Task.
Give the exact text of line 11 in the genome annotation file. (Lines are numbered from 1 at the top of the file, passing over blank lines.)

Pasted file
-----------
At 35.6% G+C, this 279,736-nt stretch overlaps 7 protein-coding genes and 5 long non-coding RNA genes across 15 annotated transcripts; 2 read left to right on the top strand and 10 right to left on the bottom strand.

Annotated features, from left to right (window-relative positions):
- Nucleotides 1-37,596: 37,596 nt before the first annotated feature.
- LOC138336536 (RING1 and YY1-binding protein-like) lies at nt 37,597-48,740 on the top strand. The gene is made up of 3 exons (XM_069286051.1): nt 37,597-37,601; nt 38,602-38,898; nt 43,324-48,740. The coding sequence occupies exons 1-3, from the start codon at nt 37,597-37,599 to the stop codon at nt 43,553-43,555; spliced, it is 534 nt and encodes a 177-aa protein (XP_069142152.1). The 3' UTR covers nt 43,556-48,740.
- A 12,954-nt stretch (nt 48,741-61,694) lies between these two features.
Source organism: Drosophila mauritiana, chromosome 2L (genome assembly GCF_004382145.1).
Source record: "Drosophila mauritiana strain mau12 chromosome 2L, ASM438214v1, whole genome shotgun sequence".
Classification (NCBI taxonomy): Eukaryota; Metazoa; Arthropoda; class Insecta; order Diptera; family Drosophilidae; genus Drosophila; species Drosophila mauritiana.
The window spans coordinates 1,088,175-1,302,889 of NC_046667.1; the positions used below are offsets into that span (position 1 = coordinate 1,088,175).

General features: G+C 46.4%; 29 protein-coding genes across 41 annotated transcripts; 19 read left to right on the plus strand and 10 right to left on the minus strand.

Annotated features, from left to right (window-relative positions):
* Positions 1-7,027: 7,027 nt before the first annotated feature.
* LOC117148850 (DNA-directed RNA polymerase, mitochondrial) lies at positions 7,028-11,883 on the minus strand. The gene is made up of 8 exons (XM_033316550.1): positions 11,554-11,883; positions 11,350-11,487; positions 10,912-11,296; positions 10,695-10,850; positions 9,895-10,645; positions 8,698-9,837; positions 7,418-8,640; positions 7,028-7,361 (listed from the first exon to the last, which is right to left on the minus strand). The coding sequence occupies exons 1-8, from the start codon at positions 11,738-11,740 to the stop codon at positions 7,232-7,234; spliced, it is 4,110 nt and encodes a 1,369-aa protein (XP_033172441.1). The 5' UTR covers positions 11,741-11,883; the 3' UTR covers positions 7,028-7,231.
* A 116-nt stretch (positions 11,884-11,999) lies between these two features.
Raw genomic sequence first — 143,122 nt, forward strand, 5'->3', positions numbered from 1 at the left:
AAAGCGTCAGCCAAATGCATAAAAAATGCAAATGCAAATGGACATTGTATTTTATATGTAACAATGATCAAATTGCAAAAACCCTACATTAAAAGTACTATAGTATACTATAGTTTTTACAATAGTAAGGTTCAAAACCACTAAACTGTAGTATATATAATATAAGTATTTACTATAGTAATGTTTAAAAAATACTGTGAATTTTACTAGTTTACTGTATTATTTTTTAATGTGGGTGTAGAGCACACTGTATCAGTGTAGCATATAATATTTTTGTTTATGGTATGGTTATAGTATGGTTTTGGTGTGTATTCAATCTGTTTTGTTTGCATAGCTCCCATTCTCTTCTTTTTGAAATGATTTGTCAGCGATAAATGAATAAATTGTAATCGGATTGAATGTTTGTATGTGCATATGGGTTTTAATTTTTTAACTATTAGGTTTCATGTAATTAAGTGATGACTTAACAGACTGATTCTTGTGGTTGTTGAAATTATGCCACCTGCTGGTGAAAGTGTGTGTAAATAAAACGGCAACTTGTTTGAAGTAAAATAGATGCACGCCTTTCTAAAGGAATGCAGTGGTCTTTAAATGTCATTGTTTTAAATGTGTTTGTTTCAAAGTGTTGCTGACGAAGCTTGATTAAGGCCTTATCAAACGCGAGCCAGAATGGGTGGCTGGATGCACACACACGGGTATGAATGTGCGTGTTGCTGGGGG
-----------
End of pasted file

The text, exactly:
Annotated features, from left to right (window-relative positions):